Your health: High BMI increases diabetes risk, but not heart attacks
High BMI increases diabetes risk
Being overweight is less likely to cause a heart attack or kill you than it is to increase your risk of diabetes, according to a new study of identical twins, the American Heart Association News reports.
Researchers used a nationwide Swedish twin registry to find twin pairs with identical DNA but different body mass indexes, or BMIs. While conventional medical wisdom has long suggested that heavier people are more likely to have premature heart attacks than lean people, the new study suggests otherwise.
The research, published online recently by JAMA Internal Medicine, followed more than 4,000 genetically identical twin pairs with differing BMIs from March 1998 to January 2003, and followed up with them through 2013. The study compared the risk of heart attack, death and Type 2 diabetes.
"The fatter twin actually had a lower risk of myocardial infarction (heart attack) or death, although the risk of diabetes was higher," said the lead researcher of the study, Peter Nordström, Ph.D., of the Umea University in Sweden.
"After adjusting for genetic factors, obesity does not seem to be associated with cardiovascular disease or death, at least not to an increased risk," Nordström said.
The study reported 203 heart attacks (5 percent) and 550 deaths (13.6 percent) among the heavier twins, who had an average BMI of 25.9. But the leaner twins, with an average BMI of 23.9, had slightly higher numbers, with 209 heart attacks (5.2 percent) and 633 deaths (15.6 percent).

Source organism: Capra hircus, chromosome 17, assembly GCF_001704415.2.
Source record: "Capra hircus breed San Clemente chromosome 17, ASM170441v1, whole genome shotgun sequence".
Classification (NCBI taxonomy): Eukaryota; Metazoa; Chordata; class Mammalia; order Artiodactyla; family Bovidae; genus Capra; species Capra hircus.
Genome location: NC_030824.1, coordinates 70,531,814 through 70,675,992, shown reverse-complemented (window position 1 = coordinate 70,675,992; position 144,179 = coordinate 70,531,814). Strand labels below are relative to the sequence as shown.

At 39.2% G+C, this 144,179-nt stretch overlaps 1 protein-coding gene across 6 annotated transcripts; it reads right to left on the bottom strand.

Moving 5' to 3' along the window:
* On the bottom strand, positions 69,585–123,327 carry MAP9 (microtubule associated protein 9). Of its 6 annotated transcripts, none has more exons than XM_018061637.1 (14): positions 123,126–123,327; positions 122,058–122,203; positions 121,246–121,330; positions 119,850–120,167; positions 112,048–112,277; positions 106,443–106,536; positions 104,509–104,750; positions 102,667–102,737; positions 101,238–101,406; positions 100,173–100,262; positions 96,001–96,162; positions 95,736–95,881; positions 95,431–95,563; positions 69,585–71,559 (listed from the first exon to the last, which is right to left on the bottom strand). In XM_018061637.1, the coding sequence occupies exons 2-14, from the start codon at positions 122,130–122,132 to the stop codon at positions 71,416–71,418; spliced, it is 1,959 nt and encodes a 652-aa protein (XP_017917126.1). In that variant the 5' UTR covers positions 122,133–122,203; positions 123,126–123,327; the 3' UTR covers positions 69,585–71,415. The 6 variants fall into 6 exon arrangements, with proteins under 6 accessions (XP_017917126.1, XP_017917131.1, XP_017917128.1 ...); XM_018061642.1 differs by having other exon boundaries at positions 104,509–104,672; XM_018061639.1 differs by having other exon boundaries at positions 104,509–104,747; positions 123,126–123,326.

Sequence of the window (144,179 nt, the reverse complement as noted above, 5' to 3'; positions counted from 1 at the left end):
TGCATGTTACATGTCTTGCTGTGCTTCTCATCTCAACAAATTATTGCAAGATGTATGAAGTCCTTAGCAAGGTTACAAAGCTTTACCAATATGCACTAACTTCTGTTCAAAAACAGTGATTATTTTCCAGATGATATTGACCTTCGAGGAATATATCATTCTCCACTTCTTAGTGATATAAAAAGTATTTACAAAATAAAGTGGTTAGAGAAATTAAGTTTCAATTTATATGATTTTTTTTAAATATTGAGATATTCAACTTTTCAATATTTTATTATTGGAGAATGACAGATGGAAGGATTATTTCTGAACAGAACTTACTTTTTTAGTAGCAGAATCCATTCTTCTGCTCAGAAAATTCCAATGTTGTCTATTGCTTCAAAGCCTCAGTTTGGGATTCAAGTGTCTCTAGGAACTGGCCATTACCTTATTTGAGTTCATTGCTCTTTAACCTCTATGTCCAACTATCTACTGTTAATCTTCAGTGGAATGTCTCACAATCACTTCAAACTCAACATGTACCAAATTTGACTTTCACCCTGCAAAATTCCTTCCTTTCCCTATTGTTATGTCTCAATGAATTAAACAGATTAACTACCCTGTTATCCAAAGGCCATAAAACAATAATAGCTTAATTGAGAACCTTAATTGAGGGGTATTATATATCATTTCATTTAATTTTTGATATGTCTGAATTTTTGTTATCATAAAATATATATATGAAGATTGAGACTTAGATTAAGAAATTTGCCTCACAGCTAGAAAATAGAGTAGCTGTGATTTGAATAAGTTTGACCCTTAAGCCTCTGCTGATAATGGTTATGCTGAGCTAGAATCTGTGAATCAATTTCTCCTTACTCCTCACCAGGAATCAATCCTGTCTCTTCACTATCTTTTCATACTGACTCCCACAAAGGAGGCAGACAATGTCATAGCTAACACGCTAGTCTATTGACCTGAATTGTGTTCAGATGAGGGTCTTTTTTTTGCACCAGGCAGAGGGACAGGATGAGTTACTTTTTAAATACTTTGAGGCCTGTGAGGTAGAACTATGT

Even twins who had a BMI of 30 or higher -- the threshold to be considered obese -- still didn't have a greater risk of heart attack or death than the leaner twin.
Yet when it came to Type 2 diabetes, the heavier twins did have a greater risk, leading investigators to conclude "lifestyle interventions to reduce obesity may be more effective in reducing the risk of diabetes than the risk of cardiovascular disease or death."
"This study has important clinical implications," wrote Dr. David J. Davidson, of NorthShore University HealthSystem, and the University of Chicago's Dr. Michael H. Davidson in an editorial accompanying the study. "The findings confirm the causal link between obesity and diabetes, which is a growing epidemic throughout the world. Therefore, weight reduction should remain the cornerstone for the prevention of diabetes."
Even so, they wrote, the study has some important limitations. Waist size -- a better indicator of whether someone is "metabolically obese" despite having a normal BMI -- was not measured, and the 12-year follow-up period may not have been long enough for the higher diabetes rate among the heavier twins to result in more cases of heart disease.
Study looks at genes affecting depression
In a key advance for the study of depression, a comprehensive scan of human DNA has turned up the apparent hiding places of more than a dozen genes linked to the disorder, The Associated Press reports.
"This is a jumping-off point" for further work to reveal the biological underpinnings of depression, which in turn can guide development of new drugs, said Ashley Winslow, an author of a paper on the work.
Experts said the result is important not only for its specific findings, but also for its demonstration that the study's approach can help uncover clues to the biology of depression, which is largely a mystery.
The work by Winslow and others identified 15 areas of the human DNA -- the "genome" -- that show signs of harboring genetic variations that affect risk of becoming depressed. That indicates where scientists can focus on identifying and studying the affected genes, which in turn could reveal what processes go awry to raise the risk of the disease.